Touring Taipei, Taiwan's Sophisticated and Surprising Capital

Taipei // Photo by SeanPavonePhoto/iStock/Getty Images Plus/Getty Images

by Telegraph Luxury Travel Editor and John O'Ceallaigh, The Telegraph, March 8, 2017

Donald Trump’s recent phone call to president Tsai Ing-wen may have further complicated relations between China and Taiwan but prospective visitors shouldn’t be deterred from exploring Taipei. Still only visited by about 38,000 Britons a year, this Taiwanese city - safe, pristine and welcoming - is one of the easiest capitals to navigate in Asia.

My own visit was motivated by a desire to see the National Palace Museum, Taipei for myself. A showcase for over 600,000 artefacts that were transported for safekeeping from mainland China to Taiwan during the Chinese Civil War, it is a sprawling repository for some of the most exquisite Chinese artworks in existence - representing some eight millennia of heritage - and a destination those with an interest in Chinese craftsmanship should endeavour to visit at least once in their lives.

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Built in the style of a Northern Chinese palace and set on a verdant hillside on the outskirts of the city, the museum is a dramatically beautiful, multi-tiered complex with vast galleries dedicated to luminescent jades, lustrous lacquerwares and paraphernalia ranging from snuff bottles to rare bronzes to intriguing oddities such as an intricately detailed miniature boat, carved from an olive pit. Its unusual version of a Rosetta Stone or Mona Lisa, meanwhile, is a small cabbage, made of coloured glass and adored by the Taiwanese.

Alongside the Taipei 101 skyscraper (the world’s tallest building until it was usurped by Dubai’s Burj Khalifa), it is perhaps the only attraction in the city with some broad degree of international renown, a void that I found refreshing. This is a city you can explore without the obligation of scurrying to a litany of “must-visit” attractions.

Vaguely following concierges’ recommendations, my own ramblings took me to the immense Chiang Kai-shek Memorial Hall. A white-marble edifice with cobalt-blue octagonal roof, it is here that the city’s protracted changing of the guard ceremony takes place. Spread beneath it, Liberty Square is an immense plaza that houses both the National Concert Hall and National Theatre, complementary venues topped with ember-orange curved roofs. It’s an immense, imposing and impressive space, and was almost entirely empty during my weekday visit.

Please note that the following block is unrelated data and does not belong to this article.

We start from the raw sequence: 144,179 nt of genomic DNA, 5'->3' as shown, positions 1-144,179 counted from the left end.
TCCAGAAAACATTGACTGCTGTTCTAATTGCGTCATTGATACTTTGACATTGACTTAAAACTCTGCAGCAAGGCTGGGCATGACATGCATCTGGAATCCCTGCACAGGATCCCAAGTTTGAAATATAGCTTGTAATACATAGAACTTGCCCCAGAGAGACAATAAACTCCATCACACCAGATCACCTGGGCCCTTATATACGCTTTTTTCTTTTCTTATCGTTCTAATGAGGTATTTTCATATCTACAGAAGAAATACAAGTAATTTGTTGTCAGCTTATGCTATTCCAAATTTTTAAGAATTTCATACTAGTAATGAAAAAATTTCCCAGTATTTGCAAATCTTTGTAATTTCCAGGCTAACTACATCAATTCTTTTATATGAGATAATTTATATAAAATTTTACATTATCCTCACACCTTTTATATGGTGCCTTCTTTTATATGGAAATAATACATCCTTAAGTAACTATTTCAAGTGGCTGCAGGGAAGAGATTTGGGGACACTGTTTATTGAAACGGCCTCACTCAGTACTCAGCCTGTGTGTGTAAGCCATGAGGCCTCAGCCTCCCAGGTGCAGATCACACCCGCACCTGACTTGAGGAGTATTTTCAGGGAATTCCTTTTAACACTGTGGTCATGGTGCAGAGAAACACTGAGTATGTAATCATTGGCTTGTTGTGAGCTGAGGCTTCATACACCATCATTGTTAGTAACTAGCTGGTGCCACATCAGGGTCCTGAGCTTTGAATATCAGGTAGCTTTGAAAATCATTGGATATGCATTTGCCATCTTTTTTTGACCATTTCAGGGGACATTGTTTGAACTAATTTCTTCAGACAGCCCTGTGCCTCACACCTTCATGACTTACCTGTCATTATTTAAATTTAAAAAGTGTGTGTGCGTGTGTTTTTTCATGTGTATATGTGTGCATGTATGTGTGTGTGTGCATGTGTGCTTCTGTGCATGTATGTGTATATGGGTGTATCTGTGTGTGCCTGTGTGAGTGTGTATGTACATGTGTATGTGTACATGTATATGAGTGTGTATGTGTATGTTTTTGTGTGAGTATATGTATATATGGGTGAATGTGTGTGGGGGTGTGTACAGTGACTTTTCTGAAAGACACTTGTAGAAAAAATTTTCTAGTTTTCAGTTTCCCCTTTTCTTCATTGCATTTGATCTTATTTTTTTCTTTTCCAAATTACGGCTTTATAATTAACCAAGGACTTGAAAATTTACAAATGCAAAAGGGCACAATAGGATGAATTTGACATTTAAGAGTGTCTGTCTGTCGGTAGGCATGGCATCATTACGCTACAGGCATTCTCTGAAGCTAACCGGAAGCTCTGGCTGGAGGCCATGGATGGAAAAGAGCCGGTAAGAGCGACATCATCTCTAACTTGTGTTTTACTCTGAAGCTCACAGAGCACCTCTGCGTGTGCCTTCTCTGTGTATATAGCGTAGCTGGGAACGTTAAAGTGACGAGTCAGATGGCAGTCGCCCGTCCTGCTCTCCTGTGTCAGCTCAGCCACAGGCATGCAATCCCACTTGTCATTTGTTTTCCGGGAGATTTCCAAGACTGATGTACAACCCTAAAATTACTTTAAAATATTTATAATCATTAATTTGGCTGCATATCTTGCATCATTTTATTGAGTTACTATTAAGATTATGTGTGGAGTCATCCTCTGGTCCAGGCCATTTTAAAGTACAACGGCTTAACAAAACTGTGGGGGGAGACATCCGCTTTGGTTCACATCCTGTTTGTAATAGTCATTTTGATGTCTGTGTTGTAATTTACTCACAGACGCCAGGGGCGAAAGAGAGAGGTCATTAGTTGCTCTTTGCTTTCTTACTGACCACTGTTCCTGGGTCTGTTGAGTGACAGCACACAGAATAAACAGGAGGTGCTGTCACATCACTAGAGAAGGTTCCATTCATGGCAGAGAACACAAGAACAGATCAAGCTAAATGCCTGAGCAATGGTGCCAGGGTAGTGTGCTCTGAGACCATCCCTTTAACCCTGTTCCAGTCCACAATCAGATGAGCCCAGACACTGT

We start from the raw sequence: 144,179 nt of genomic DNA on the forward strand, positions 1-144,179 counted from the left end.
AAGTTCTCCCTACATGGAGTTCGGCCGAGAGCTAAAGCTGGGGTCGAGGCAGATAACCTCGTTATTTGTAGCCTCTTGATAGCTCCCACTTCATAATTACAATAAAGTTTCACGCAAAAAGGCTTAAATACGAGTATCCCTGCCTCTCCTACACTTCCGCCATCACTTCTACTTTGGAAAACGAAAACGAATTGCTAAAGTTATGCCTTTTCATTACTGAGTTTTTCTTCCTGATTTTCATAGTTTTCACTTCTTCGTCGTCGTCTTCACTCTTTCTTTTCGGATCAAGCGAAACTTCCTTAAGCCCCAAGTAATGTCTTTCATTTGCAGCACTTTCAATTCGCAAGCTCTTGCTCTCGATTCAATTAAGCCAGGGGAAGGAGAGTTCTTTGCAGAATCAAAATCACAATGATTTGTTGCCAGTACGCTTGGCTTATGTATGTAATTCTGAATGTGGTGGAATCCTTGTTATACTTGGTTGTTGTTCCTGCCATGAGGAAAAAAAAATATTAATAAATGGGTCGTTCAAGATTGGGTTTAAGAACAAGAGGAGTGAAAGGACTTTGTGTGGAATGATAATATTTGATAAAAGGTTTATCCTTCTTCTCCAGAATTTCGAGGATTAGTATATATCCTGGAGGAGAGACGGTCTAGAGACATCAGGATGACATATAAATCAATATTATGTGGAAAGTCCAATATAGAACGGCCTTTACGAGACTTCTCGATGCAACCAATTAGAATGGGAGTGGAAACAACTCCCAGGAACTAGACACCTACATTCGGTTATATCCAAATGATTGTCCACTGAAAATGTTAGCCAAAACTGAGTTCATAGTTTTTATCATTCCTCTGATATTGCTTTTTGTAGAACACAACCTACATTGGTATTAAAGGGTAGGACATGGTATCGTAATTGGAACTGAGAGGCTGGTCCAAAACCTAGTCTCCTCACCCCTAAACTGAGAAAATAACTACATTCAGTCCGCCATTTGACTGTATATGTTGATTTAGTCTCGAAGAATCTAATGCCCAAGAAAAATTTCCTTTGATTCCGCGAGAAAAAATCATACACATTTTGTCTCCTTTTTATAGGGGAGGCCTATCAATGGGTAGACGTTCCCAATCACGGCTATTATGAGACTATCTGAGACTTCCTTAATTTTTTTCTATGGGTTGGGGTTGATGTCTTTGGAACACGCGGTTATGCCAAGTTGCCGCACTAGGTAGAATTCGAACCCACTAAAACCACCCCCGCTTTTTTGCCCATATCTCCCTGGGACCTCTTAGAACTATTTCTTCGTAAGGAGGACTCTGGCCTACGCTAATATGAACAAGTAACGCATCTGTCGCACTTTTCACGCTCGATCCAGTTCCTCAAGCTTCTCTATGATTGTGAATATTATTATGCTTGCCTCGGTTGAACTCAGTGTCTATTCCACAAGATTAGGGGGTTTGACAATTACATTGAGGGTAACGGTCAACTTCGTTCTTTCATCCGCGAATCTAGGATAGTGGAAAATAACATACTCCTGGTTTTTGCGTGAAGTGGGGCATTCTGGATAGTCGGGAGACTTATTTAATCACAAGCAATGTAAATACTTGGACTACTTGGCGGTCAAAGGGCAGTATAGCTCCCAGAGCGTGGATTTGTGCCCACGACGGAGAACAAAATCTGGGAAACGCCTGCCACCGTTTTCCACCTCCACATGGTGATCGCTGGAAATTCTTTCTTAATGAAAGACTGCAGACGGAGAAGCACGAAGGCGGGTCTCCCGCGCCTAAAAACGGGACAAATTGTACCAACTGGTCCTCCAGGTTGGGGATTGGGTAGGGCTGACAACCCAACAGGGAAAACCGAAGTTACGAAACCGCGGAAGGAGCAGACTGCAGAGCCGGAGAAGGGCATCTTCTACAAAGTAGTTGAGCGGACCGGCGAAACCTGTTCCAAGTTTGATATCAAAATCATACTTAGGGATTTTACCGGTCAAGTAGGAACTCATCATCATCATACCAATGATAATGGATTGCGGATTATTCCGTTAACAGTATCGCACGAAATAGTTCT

Beyond those attractions, Taipei’s other recognised lure is its dining scene. Found throughout the city, night markets feature a proliferation of food stalls offering oyster omelettes, grilled squid, chilli fried chicken, mochi and more idiosyncratic dishes such as pork blood cake. Visitors with little time often choose to visit Shilin, the city’s oldest and largest night market. Vegetarians, who are likely to feel deprived by the lack of suitable dishes on offer, might instead prefer to visit Din Tai Fung . The international chain originated in Taipei, and its smattering of branches in the city - entirely casual and all exceptionally good value - remain some of the most popular dim sum restaurants in Asia.

And in terms of where to stay, the recently opened Mandarin Oriental Taipei has done much to enhance the city’s appeal to high-end travellers. Inspired by the grandest of French chateaux, it is undoubtedly one of the most beautiful properties in the entire Mandarin Oriental portfolio. Crowned with a dazzling, four-metre-high chandelier composed of 50,000 crystal beads and fragments of amber, its lobby is unexpectedly majestic and the attention to detail throughout is superb.

Common areas are finished with hand-forged steel, bronze and vintage verdigris; among the most spacious in the city and also beautifully styled, bedrooms also feature the full contingent of expected electronica and suite guests are also provided with access to a discreet club lounge where unlimited glasses of Ruinart form an agreeable part of the breakfast buffet.

Though few and far between, some shortcomings were in evidence during my stay too. Locals’ predisposition for eating in groups in private dining rooms meant my own dinner in traditional-Chinese restaurant Ya Ge’s depopulated a la carte dining room was a somewhat sombre affair despite the interesting complexity of the dishes on offer. The location, in a business district by the domestic airport, is likely to appeal more to local commercial travellers than leisure visitors from further afield.

They are, however, relatively minor impediments considered alongside the overall calibre of the property and the quality of service - at all times sincere, courteous and efficient. It’s an appropriately refined base from which to explore a city that, for many visiting without longstanding assumptions about the destination, will be unexpectedly sophisticated, convivial and surprising.

Rates for Mandarin Oriental, Taipei (+886 2 2715 6888) start from TWD10,000 (£265) per night.


This article was written by Telegraph Luxury Travel Editor and John O'Ceallaigh from The Telegraph and was legally licensed through the NewsCred publisher network. Please direct all licensing questions to [email protected].

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